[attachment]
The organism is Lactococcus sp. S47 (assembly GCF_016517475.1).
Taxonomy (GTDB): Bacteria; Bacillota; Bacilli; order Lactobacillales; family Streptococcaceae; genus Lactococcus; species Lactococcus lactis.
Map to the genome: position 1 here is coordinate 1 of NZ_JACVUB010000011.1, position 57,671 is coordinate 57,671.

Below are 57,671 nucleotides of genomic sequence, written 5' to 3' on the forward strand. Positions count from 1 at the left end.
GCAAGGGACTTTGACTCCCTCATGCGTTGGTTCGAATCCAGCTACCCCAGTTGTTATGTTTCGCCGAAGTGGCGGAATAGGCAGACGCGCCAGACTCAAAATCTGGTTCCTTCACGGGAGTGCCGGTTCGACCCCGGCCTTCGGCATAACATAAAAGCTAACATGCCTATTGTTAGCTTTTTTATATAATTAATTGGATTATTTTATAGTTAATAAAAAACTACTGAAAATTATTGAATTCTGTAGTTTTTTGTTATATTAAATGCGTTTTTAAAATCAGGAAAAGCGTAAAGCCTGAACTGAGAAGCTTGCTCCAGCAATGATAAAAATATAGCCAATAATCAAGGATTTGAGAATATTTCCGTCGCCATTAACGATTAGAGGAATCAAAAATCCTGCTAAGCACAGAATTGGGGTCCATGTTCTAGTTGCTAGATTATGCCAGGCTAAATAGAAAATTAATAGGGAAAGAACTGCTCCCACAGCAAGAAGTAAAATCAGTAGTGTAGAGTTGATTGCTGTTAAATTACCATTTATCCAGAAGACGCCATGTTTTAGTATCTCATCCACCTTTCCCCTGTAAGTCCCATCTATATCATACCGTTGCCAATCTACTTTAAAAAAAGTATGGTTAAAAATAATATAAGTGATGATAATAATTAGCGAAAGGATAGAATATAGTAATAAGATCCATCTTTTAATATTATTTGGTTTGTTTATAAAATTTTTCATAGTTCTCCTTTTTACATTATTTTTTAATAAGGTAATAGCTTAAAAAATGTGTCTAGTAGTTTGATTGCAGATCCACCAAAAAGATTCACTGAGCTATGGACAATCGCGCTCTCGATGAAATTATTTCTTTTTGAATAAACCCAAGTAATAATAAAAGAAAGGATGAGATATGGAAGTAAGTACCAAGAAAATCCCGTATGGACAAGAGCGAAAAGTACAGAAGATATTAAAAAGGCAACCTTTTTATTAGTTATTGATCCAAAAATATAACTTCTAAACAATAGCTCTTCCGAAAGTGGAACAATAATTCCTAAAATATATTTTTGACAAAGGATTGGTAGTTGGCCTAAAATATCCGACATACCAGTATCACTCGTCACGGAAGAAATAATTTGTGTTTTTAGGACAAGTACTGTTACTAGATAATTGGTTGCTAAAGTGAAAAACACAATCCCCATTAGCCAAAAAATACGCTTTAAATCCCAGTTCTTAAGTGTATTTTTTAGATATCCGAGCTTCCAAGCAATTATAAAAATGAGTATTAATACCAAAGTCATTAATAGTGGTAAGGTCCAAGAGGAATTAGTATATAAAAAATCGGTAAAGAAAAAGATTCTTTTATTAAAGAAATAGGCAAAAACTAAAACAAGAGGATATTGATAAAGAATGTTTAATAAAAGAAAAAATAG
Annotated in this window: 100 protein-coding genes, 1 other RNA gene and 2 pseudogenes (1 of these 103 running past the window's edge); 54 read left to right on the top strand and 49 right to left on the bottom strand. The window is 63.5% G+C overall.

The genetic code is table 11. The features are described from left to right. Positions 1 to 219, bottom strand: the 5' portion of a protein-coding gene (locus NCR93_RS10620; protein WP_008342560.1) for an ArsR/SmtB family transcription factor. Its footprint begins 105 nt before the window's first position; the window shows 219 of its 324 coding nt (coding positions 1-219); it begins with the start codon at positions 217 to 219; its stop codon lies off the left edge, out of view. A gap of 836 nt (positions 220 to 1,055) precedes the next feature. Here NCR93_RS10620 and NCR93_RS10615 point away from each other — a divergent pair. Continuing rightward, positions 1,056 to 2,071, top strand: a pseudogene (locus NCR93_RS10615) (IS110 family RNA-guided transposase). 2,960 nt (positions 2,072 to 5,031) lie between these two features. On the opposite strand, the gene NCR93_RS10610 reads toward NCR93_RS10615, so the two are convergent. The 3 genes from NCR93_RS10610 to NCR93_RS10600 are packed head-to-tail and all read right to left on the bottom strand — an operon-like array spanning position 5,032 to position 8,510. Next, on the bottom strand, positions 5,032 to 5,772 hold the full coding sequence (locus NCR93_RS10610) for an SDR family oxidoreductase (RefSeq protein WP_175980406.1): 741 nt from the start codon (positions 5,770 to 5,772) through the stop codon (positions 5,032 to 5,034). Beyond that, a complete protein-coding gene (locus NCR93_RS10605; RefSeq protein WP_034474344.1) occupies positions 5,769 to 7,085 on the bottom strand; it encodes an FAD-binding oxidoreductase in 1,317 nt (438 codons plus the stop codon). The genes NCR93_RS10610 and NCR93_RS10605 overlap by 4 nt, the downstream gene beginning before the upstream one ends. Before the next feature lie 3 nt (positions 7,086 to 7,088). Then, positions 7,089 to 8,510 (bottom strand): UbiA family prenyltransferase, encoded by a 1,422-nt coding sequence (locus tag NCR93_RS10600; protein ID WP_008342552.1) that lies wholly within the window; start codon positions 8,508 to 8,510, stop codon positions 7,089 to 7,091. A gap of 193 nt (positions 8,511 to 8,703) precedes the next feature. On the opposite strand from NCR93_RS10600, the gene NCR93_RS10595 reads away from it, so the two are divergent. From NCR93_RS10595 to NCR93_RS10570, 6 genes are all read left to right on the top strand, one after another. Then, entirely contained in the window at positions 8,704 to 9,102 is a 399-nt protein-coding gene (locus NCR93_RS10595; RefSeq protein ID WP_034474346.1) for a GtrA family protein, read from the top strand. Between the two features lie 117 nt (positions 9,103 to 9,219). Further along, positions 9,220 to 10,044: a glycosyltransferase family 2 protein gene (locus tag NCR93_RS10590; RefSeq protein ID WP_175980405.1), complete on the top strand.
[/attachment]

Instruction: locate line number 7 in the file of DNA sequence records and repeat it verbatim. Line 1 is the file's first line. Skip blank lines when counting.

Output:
The genetic code is table 11. The features are described from left to right. Positions 1 to 219, bottom strand: the 5' portion of a protein-coding gene (locus NCR93_RS10620; protein WP_008342560.1) for an ArsR/SmtB family transcription factor. Its footprint begins 105 nt before the window's first position; the window shows 219 of its 324 coding nt (coding positions 1-219); it begins with the start codon at positions 217 to 219; its stop codon lies off the left edge, out of view. A gap of 836 nt (positions 220 to 1,055) precedes the next feature. Here NCR93_RS10620 and NCR93_RS10615 point away from each other — a divergent pair. Continuing rightward, positions 1,056 to 2,071, top strand: a pseudogene (locus NCR93_RS10615) (IS110 family RNA-guided transposase). 2,960 nt (positions 2,072 to 5,031) lie between these two features. On the opposite strand, the gene NCR93_RS10610 reads toward NCR93_RS10615, so the two are convergent. The 3 genes from NCR93_RS10610 to NCR93_RS10600 are packed head-to-tail and all read right to left on the bottom strand — an operon-like array spanning position 5,032 to position 8,510. Next, on the bottom strand, positions 5,032 to 5,772 hold the full coding sequence (locus NCR93_RS10610) for an SDR family oxidoreductase (RefSeq protein WP_175980406.1): 741 nt from the start codon (positions 5,770 to 5,772) through the stop codon (positions 5,032 to 5,034). Beyond that, a complete protein-coding gene (locus NCR93_RS10605; RefSeq protein WP_034474344.1) occupies positions 5,769 to 7,085 on the bottom strand; it encodes an FAD-binding oxidoreductase in 1,317 nt (438 codons plus the stop codon). The genes NCR93_RS10610 and NCR93_RS10605 overlap by 4 nt, the downstream gene beginning before the upstream one ends. Before the next feature lie 3 nt (positions 7,086 to 7,088). Then, positions 7,089 to 8,510 (bottom strand): UbiA family prenyltransferase, encoded by a 1,422-nt coding sequence (locus tag NCR93_RS10600; protein ID WP_008342552.1) that lies wholly within the window; start codon positions 8,508 to 8,510, stop codon positions 7,089 to 7,091. A gap of 193 nt (positions 8,511 to 8,703) precedes the next feature. On the opposite strand from NCR93_RS10600, the gene NCR93_RS10595 reads away from it, so the two are divergent. From NCR93_RS10595 to NCR93_RS10570, 6 genes are all read left to right on the top strand, one after another. Then, entirely contained in the window at positions 8,704 to 9,102 is a 399-nt protein-coding gene (locus NCR93_RS10595; RefSeq protein ID WP_034474346.1) for a GtrA family protein, read from the top strand. Between the two features lie 117 nt (positions 9,103 to 9,219). Further along, positions 9,220 to 10,044: a glycosyltransferase family 2 protein gene (locus tag NCR93_RS10590; RefSeq protein ID WP_175980405.1), complete on the top strand.